Tuesday, August 4, 2015

Netscaler cert... damn thing hung up on me again

Netscaler has a strange GUI that I think was designed as an "afterthought" by the developers.  The more you use it, the more you try to figure out why stuff is in the order it is, or the grouping it is in.  Sometimes the Netscaler will perform an operation, and drop your connection without warning.  So here is how to install Certificates, which might end in a dropped connection when associating a cert to the device management interface.

Request a certificate as you would normally do, using IIS.  This has been documented plenty of other places, so skipped here. 

Because of the HA pair, you will need one cert, but make it good for 2 DNS names, including NS.blah.com and NS-Otherlocation.blah.com

This is also good for moving a site's SSL certificate to the Netscaler for load balancing from an IIS host.

Visit http://www.derekseaman.com/2013/05/import-iis-ssl-certificate-to-citrix-netscaler.html on how to export this new certificate into the Netscaler UNTIL the section where you have to upload it to the NETSCALER
(Mr Derek Seaman's instructions are good, but not for our NS version.  You can probably figure it out with clicking around, but just in case:)
 At this point, on the Netscaler, you select Traffic management --> ssl and "import PKCS#12"
Most of Mr Seaman's instructions will still work, but things may be very slightly out of order, like the order to click "browse" or whatever... but it is much easier with his diagrams than I can explain here.  Remember to use a good password manager to generate and store any passwords you use in this process.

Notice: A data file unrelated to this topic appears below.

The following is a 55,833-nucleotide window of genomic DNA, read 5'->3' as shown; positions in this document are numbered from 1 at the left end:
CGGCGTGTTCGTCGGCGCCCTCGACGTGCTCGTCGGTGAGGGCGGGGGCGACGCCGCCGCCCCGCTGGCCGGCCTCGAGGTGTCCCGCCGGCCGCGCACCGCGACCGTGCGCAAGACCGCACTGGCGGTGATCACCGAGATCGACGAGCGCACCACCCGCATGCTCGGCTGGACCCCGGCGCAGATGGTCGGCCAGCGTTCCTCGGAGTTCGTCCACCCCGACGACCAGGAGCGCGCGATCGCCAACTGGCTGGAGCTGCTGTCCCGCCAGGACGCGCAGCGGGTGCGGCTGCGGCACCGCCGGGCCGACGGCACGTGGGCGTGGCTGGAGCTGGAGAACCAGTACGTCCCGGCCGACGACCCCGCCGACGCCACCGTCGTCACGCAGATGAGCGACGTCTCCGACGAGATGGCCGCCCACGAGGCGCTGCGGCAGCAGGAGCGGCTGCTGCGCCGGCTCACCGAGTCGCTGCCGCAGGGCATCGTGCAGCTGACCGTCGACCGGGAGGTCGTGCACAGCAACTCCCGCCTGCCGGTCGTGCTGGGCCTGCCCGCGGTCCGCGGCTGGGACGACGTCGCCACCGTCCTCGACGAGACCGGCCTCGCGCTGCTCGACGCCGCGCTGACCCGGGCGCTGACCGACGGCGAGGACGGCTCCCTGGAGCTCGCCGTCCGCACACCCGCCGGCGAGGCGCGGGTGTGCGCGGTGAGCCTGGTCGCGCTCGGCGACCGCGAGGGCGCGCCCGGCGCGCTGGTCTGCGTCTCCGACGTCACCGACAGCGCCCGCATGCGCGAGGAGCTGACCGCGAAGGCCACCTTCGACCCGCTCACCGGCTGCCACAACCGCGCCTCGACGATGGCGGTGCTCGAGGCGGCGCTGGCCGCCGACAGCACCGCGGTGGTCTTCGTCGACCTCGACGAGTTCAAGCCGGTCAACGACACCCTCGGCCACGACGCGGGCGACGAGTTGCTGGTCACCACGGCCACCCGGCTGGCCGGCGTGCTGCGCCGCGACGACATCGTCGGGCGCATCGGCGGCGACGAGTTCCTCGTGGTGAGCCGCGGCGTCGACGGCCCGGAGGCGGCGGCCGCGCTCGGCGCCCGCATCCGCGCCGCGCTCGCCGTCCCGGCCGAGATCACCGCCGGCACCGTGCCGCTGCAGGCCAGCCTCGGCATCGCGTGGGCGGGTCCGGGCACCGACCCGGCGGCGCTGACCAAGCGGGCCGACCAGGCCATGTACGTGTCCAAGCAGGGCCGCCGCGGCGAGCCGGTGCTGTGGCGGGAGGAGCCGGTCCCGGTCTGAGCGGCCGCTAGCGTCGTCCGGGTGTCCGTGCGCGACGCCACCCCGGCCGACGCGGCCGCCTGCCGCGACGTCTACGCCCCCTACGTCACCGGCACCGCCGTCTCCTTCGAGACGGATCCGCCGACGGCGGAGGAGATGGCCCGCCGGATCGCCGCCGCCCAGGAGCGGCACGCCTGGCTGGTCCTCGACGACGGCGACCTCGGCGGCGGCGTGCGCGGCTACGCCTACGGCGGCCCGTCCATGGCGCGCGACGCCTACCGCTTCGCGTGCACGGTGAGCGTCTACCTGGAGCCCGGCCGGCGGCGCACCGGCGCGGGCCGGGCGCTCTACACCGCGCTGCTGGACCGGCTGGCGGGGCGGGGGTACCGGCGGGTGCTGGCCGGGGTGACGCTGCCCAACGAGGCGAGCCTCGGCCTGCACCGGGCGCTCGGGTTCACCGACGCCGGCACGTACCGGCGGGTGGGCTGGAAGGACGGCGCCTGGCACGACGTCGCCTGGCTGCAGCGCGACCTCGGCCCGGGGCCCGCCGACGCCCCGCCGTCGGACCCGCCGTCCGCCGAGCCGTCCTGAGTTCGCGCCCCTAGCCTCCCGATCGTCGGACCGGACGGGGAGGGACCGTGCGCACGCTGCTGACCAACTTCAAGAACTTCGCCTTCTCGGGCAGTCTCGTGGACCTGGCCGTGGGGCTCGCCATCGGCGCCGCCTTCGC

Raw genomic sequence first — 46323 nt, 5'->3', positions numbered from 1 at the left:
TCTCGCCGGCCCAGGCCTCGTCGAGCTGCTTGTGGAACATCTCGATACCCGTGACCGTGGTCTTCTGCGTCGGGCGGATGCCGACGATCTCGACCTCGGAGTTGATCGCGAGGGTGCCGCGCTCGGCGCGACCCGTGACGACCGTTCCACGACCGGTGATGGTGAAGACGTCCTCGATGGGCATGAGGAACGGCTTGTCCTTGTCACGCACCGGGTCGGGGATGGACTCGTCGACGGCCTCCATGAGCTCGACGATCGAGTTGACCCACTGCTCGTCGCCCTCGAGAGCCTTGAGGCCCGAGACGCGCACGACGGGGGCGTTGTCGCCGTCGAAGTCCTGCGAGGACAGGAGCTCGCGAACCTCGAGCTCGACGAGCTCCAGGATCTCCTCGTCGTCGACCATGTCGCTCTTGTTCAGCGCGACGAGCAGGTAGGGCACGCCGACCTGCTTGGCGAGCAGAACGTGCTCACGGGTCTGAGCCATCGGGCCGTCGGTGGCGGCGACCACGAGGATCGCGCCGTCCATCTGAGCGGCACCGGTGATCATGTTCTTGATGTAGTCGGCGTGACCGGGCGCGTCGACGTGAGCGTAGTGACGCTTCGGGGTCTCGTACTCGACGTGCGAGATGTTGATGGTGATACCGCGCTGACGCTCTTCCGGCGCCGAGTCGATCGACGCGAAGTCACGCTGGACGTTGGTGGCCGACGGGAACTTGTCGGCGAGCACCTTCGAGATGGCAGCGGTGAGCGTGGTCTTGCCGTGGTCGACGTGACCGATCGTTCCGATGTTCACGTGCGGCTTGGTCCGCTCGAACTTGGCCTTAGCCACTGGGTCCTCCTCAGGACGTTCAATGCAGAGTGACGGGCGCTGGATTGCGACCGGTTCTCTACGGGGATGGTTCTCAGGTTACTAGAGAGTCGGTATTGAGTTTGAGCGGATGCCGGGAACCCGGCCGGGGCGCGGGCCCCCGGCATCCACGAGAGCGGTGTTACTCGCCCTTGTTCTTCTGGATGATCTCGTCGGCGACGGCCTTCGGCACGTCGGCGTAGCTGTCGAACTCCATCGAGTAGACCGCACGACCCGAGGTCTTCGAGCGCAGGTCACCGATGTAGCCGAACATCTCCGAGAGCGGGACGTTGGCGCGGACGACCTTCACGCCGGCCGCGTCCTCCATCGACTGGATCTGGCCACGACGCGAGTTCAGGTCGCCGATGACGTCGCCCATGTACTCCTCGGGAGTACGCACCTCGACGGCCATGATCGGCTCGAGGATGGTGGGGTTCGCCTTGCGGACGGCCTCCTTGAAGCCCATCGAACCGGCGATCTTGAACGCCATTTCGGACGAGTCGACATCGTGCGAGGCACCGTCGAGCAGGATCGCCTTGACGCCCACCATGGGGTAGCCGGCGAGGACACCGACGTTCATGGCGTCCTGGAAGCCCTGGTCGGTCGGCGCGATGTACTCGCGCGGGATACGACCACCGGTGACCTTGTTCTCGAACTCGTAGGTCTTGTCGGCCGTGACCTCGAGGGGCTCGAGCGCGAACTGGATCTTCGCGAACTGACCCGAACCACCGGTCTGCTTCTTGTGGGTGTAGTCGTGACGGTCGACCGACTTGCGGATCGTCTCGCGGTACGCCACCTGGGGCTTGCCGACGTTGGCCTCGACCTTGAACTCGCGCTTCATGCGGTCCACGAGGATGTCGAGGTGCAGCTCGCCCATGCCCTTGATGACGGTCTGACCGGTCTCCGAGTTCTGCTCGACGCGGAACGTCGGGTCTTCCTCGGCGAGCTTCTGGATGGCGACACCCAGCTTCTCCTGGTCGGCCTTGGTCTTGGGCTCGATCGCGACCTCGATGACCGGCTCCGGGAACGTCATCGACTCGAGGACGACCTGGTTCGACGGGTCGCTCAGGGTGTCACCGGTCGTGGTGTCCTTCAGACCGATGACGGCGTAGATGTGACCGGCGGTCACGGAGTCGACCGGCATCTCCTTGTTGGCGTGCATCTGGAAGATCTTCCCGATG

When you are finished, the cert is ready to be used with your VIP.

IF YOU ARE INSTALLING THE CERT FOR THE NETSCALER DEVICE ITSELF:
Skip the step above where you upload the certificate, or remove it from the Netscaler if you have already uploaded it.

Download the "X509 Certificate only, Base64 encoded" file and open it in a text editor.
blah_com_cert.cer

Download the "X509 Intermediates/root only Reverse, Base64 encoded: " file and open it as well.
blah_com_interm.cer

Create a new text file.  Copy the X509 Certificate only, Base64 encoded  cert to it first and then copy the NEXT two X509 Intermediates/root only Reverse, Base64 encoded certs from the file below the first. (They will be the first two in the blah_com_interm.cer file. The root is the last one in that file and you don't want it.) Now save the file with a meaningful name, like "blah_com-bun-noroot.crt".  (bun=bundle)

Login into the NS and upload your cert bundle and private key. In this example they would be blah_com.key and blah_com-bun-noroot.crt.
Then under SSL/Certificates select the ns-server-certificate and update it. There's a check box on the Update Certificate window that says, Click to update Certificate/Key. Select that and then browse for the two files you just uploaded.  Also check the box "no domain check" if you are switching domain suffixes . 
 After clicking "ok", wait a min or two... then you will have to reconnect your browser.
Check the certificate in the browser, it should list new certificate.
 
You do not have to modify the other Node in the HA pair, the HA standby member gets updated automatically.

You can diagnose/view the certs you uploaded using "shell" and "openssl x509 -in NAMEOFFILE.cer -text -noout"

Happy balancing,
-_Bryan

1 comment:

  1. ...what, no shout outs for me? ;-)
    Remember, OpenSSL is your friend!
    openssl.org

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